Protesters, neo-Nazis clash at anti-racism rally
An estimated 200 people gathered at city hall for the rally, organized by Anti-Racist Action Calgary, to take a stand against neo-Nazi groups in the city. But things turned ugly when a handful of neo-Nazis came to the rally, heckling and shouting at the demonstrators.
Aaron Egger, who attended the rally, said emotions were running high on both sides.
"I think the anger is understandable but I think sometimes it can be a little bit easy to go too far," he said.
"We want to be very firm in standing up in what we believe is right — and that's a society where all races are treated and viewed as equal. But at the same time we want to have an open hand as well so that we can take these people who, when they see what a dead end they're on, to welcome them back into the human family."
Some of the several hundred anti-racism demonstrators call the rally a victory. They say the fact that just a handful of white supremacists came out this year shows the movement has lost steam.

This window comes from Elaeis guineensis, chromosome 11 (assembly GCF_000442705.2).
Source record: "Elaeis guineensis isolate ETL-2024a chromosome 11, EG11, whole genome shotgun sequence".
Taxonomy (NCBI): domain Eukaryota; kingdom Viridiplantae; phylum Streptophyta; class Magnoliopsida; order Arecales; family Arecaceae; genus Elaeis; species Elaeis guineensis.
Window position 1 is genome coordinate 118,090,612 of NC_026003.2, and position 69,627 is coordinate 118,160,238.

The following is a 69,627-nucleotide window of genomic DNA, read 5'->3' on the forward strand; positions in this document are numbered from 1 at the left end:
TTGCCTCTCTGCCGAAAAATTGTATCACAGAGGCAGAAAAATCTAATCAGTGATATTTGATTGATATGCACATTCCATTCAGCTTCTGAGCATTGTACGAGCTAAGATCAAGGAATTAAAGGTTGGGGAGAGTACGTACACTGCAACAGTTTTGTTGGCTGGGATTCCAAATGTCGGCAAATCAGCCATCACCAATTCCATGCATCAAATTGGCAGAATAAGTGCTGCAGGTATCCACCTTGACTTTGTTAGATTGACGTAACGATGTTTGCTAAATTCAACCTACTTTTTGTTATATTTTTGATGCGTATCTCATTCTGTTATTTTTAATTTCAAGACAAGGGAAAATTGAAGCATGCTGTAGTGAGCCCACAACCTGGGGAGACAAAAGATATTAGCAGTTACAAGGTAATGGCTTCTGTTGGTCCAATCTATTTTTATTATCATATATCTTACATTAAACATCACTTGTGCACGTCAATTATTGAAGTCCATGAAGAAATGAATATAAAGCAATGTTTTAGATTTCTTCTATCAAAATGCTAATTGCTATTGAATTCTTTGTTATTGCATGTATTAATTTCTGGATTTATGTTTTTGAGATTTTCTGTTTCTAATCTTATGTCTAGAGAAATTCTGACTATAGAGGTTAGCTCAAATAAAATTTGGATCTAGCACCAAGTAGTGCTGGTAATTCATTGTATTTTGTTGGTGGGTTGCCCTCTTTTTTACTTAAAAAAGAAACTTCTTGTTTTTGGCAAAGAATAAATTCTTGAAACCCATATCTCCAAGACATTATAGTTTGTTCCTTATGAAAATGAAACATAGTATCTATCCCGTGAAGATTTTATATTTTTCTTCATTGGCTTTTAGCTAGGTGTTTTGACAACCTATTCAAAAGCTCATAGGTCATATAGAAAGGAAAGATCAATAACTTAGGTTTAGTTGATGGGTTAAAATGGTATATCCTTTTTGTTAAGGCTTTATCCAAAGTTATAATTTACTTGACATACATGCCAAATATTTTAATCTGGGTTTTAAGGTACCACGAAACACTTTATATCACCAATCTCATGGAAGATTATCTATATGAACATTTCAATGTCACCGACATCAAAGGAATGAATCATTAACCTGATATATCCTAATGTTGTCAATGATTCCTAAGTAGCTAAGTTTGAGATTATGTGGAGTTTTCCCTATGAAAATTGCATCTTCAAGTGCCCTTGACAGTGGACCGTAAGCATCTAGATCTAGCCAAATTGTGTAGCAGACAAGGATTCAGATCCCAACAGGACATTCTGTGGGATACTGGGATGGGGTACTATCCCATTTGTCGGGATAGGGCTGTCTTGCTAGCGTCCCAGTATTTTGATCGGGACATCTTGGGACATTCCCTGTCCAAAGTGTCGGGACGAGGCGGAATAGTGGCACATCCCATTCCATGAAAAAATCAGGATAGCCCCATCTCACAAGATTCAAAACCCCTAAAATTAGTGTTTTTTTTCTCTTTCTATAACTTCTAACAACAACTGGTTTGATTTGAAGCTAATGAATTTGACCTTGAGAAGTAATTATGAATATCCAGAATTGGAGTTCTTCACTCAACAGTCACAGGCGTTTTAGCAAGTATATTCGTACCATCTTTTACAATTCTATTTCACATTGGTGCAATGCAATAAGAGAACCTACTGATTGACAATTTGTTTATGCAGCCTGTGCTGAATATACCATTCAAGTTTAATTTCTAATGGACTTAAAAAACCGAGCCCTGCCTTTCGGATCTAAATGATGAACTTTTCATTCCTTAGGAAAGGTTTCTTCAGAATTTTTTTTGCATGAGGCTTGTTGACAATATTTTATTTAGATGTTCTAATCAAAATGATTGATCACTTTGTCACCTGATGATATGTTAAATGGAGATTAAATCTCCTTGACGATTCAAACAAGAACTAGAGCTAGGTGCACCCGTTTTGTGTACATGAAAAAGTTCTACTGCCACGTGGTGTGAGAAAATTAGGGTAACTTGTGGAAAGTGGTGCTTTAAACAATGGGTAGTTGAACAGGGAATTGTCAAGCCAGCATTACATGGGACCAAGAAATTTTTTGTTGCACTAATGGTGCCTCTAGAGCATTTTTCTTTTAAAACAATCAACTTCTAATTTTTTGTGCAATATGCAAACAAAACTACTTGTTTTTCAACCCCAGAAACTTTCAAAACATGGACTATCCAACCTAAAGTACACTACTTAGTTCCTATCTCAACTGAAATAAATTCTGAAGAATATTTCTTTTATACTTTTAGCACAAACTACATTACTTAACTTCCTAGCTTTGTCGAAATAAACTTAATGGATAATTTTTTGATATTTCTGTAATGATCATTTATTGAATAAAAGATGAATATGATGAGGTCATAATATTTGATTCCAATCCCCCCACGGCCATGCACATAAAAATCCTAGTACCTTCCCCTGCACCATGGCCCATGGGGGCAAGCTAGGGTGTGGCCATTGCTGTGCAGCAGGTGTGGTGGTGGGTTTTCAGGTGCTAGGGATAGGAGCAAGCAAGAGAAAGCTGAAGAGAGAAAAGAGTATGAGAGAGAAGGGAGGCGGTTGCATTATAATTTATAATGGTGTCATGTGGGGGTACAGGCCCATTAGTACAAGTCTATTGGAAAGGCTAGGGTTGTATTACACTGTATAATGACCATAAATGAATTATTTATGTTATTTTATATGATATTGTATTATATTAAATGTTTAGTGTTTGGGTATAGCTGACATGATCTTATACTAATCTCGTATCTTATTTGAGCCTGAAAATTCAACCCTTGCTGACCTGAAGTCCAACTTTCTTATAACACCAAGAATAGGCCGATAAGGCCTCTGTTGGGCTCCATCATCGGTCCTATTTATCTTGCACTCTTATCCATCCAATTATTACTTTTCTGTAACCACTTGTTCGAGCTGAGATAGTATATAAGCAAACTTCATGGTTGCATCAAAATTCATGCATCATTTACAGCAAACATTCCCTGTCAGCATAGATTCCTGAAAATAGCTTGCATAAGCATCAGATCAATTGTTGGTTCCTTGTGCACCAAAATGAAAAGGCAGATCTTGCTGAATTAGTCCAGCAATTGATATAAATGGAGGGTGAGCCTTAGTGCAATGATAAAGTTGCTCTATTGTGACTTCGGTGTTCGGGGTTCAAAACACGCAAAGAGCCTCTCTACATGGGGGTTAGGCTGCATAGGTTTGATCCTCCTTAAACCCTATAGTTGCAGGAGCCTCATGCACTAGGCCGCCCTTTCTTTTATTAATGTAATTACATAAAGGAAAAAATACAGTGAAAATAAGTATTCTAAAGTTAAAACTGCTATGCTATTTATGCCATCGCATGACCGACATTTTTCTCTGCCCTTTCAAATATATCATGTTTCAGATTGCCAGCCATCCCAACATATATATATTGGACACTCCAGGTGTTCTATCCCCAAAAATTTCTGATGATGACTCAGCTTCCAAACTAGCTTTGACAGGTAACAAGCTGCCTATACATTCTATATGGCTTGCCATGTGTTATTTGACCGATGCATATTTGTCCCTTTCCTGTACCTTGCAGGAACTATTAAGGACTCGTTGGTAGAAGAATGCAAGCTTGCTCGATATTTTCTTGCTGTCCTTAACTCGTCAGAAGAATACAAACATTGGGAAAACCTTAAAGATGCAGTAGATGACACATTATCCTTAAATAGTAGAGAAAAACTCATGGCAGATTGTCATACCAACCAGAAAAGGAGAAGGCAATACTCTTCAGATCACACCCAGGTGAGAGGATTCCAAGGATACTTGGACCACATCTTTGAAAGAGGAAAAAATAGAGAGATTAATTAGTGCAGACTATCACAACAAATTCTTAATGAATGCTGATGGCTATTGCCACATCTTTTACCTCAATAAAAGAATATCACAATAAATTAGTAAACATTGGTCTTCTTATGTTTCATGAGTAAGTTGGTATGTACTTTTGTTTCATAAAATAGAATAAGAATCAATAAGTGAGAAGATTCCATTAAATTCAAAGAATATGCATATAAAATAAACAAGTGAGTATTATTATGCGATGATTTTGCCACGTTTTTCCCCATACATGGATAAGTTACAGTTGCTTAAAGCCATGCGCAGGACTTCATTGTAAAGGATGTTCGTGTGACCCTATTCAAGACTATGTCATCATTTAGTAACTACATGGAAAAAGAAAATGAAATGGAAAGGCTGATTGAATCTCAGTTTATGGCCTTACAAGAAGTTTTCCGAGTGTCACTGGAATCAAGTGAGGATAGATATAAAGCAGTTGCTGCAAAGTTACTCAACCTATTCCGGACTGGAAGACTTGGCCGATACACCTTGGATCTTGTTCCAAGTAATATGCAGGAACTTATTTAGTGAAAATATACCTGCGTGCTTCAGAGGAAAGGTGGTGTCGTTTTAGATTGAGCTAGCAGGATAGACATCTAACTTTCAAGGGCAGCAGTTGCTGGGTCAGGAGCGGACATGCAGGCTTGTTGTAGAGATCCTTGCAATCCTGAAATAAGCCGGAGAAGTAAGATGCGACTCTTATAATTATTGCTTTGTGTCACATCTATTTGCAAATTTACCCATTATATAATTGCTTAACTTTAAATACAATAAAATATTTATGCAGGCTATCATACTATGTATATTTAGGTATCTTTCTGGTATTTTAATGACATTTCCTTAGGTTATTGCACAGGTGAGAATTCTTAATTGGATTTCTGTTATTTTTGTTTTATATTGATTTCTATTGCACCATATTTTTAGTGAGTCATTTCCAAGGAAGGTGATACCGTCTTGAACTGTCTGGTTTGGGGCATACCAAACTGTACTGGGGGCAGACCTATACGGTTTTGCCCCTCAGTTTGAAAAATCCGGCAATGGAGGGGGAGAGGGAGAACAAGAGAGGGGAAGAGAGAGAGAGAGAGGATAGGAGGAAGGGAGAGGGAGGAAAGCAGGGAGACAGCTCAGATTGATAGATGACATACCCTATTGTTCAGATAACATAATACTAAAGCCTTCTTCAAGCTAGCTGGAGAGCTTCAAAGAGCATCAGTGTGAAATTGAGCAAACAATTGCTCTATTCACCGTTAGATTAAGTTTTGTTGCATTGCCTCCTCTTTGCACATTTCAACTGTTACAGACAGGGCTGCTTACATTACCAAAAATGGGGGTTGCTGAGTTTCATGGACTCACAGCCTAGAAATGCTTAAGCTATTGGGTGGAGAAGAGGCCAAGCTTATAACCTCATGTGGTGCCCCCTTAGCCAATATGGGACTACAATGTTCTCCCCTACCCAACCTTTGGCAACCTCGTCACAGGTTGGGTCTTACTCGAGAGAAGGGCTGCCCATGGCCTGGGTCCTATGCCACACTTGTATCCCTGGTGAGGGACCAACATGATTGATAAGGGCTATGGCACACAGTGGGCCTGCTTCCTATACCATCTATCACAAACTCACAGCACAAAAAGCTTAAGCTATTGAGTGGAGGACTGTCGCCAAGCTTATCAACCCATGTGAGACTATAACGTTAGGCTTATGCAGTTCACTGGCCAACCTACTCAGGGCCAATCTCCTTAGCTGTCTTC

Others, including Peter Hang, are disappointed with how their fellow demonstrators reacted.
"I, personally, wouldn't have liked to see the confrontation," he said. "I think it takes away, it justifies their viewpoint, what they stand for, what they're about. I would have like to see us ignore them and kind of do our own thing."
Layton Bertsch, a member of the group calling themselves "proud Caucasians," said he's not a member of the Aryan Guard but has been part of the group as an observer.
"We came to pay tribute to our tribal ancestors," he said.
One woman who police say appeared to be with the neo-Nazi group was taken away by police for her own protection after she was surrounded by a group of anti-racism demonstrators.
A 29-year-old man was arrested at the scene and charged with assault with a weapon after someone was hit with a skateboard. A 37-year-old man was issued a summons for throwing a rock.
The incidents pale in comparison with the violent confrontation that broke out between members of the anti-racism group and the Aryan Guard during last year's demonstration. Several people were injured and police made a number of arrests.
"We're trusting that the vast majority of people that are coming out will do so to get a message across peacefully," said Calgary police Chief Rick Hanson.
"We will facilitate lawful protest. We will facilitate those that wish to get their message out peacefully. The anti-racism message is one that's right across the world, so it's a strong message that needs to be out there."
The event was one of several that took place across the country to mark the UN-sponsored International Day to Eliminate Racial Discrimination.